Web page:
Invaluable research support for this project was provided by Paul Bogaard, Genie and Bruce Coates, Tom Forrestall, Fredette Frame, Austin Ibbitson, Colin MacKinnon, Al Smith, Bill Snowdon, Donna Sullivan and David Mawhinney, University Archivist, Mount Allison University.
We sincerely thank Graham Colville, Charles Colville, Ann Kitz, and Claire Colville.
You Are Here Creative Team
Emily Falvey, Director/Curator
Lucy MacDonald, Curator of Education and Community Outreach
Rachel Thornton, Curator of Digital Engagement
Jane Tisdale, Fine Arts Conservator
French Translation: Colette Tougas
A Special Thank You
The bulk of the work for You Are Here occurred during the COVID-19 pandemic lockdown, which, for the Owens, lasted from 16 March to the beginning of June 2020. The pandemic continues to bring uncertainty to art museums and galleries around the world. During these difficult times, the Owens is fortunate to have a strong foundation of institutional and community support. We would like to take this opportunity to thank Jean-Paul Boudreau, President of Mount Allison University, and the members of the Mount Allison Board of Regents for continuing to value the contributions the Owens makes to both university life and the communities of Southeastern New Brunswick. At this time, we are particularly grateful to Jeff Ollerhead, outgoing Provost and VP Academic & Research, and Gemey Kelly, Gallery Director Emerita, for their unparalleled support and sage advice. Erik Edson, Department Head, Fine Arts, and Andrew Nurse, outgoing Interim Dean of Arts, also provided invaluable support and assistance during the lockdown and the months that followed. We would also like to thank the members of the Department of Fine Arts, with whom we continue to share a close partnership. Gloria Jollymore, VP University Advancement, continues to bring forward funding opportunities for the Fine Arts at Mount Allison and we are grateful to her for the work she has done supporting Colville House. You Are Here also benefited from the assistance of Megan Glauser, Colville House Summer Intern, whose position was created thanks to generous philanthropic support from alumni Ian and Heather Bourne and funding from the Young Canada Works in Heritage Organizations Program (Canadian Heritage). The team at Facilities Management also deserve thanks and recognition for keeping the Owens’ complicated HVAC system running and pests under control. With respect to the latter, Vett Lloyd, Professor (Biology), was a most valued consultant.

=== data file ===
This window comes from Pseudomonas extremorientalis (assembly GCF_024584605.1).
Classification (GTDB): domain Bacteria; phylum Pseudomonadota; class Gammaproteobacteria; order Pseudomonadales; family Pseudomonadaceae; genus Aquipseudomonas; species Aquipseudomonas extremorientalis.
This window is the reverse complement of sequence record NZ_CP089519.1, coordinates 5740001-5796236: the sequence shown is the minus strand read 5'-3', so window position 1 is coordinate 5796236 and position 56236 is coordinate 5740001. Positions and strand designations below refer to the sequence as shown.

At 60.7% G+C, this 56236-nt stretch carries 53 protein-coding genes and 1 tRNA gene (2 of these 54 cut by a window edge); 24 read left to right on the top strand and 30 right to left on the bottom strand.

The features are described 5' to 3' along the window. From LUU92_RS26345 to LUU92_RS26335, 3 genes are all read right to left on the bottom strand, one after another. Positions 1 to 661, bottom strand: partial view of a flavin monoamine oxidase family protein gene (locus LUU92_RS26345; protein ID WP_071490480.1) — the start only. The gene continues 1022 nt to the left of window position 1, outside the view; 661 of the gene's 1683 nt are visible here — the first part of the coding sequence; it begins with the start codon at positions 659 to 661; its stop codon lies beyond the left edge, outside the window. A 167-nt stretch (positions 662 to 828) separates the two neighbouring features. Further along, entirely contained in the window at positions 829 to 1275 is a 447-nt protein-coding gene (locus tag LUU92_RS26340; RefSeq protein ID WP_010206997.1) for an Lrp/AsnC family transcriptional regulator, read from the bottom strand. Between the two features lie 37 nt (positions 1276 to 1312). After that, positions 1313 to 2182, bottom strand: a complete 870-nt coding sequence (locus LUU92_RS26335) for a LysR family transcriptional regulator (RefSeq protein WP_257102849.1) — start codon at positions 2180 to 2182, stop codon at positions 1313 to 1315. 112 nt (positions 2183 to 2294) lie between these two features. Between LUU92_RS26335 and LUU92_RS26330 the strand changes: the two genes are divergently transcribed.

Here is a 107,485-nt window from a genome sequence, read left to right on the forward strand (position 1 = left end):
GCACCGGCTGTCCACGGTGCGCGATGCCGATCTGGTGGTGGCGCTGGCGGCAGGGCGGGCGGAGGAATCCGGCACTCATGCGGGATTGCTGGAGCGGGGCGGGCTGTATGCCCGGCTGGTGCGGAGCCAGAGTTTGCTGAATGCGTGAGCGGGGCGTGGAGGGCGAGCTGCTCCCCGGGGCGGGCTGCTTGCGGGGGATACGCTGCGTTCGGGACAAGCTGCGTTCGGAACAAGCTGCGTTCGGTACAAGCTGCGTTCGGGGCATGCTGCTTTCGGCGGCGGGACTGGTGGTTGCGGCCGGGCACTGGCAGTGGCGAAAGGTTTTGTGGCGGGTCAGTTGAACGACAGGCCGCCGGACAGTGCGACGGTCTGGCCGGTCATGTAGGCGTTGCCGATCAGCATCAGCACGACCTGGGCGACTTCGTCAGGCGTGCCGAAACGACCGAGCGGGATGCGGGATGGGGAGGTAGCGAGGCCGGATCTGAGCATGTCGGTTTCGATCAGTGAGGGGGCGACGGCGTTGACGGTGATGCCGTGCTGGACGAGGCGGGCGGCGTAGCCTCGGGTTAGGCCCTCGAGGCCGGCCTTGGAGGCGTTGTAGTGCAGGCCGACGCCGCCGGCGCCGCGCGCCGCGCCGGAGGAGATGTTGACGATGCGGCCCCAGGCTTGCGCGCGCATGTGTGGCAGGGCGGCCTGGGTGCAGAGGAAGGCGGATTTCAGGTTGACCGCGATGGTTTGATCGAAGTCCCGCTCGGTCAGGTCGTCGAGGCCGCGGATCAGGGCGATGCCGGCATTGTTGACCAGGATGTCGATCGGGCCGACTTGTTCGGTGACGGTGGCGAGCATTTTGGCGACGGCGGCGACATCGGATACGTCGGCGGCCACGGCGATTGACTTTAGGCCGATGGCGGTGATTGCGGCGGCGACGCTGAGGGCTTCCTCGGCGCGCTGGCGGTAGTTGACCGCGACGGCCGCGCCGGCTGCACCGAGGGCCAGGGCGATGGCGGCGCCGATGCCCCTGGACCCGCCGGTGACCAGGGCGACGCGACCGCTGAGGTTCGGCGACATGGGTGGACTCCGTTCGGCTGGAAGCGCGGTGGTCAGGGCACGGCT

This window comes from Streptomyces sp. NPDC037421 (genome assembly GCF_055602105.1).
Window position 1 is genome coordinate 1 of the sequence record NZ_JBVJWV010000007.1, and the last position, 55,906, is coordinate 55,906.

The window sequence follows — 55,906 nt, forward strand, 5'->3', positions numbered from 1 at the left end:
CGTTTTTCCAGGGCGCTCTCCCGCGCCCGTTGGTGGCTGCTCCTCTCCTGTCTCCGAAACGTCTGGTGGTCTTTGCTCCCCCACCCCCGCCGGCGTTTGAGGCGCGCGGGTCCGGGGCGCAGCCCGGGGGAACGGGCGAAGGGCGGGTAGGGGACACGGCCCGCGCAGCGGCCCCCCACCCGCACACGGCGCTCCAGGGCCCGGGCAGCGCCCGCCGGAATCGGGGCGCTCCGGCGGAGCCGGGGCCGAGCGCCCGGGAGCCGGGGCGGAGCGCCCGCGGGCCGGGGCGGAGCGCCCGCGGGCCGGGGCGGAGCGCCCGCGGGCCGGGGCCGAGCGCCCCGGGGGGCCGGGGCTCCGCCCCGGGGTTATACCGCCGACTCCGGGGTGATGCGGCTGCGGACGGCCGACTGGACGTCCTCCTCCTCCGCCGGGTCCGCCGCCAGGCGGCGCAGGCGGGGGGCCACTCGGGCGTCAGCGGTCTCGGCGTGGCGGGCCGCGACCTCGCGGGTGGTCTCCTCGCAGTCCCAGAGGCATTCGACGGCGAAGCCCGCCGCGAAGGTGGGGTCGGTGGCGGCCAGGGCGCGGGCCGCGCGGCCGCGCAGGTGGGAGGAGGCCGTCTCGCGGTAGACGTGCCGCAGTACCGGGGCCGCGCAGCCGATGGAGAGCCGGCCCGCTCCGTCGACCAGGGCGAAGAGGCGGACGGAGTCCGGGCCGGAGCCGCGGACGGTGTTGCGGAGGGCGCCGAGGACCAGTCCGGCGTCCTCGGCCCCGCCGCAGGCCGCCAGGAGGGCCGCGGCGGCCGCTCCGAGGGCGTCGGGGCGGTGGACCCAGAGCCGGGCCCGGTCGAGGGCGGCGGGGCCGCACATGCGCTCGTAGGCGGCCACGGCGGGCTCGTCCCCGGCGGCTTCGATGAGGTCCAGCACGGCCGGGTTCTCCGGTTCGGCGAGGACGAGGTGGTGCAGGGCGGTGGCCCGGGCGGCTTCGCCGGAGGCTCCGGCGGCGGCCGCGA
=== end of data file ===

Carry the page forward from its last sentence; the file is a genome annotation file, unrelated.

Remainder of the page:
The Owens is forever grateful to the Canada Council for the Arts and the Department of Canadian Heritage, which helped insulate us against the first wave of the financial crisis through funding from the Emergency Support Fund for Cultural, Heritage, and Sports Organizations. José Niaison, Program Officer for the Canada Council for the Arts, and Faith Wallace, Program Officer, Atlantic Region, Department of Canadian Heritage, offered invaluable guidance and moral support. We would also like to thank Cécile LePage, Manager, Arts Sector, New Brunswick Department of Tourism, Heritage and Culture, for steering us towards the Strategic Initiatives Fund.
The Owens Art Gallery’s success, to say nothing of programs like You Are Here, is due largely to its amazing staff, who form a tightly-knit team of professionals that work collaboratively on every aspect of the gallery’s operations. The Owens would, however, be nothing without artists. It is with infinite gratitude that we thank our artist collaborators for their patience and understanding in the face of radical changes to our exhibition schedule, and for helping us to deliver innovative and engaging programming under extremely challenging conditions. Finally, we would like to thank our community partners at Struts Gallery & Faucet Media Arts Centre, with whom we have created Umbrella Projects, an ongoing collaborative project realized in response to the pandemic.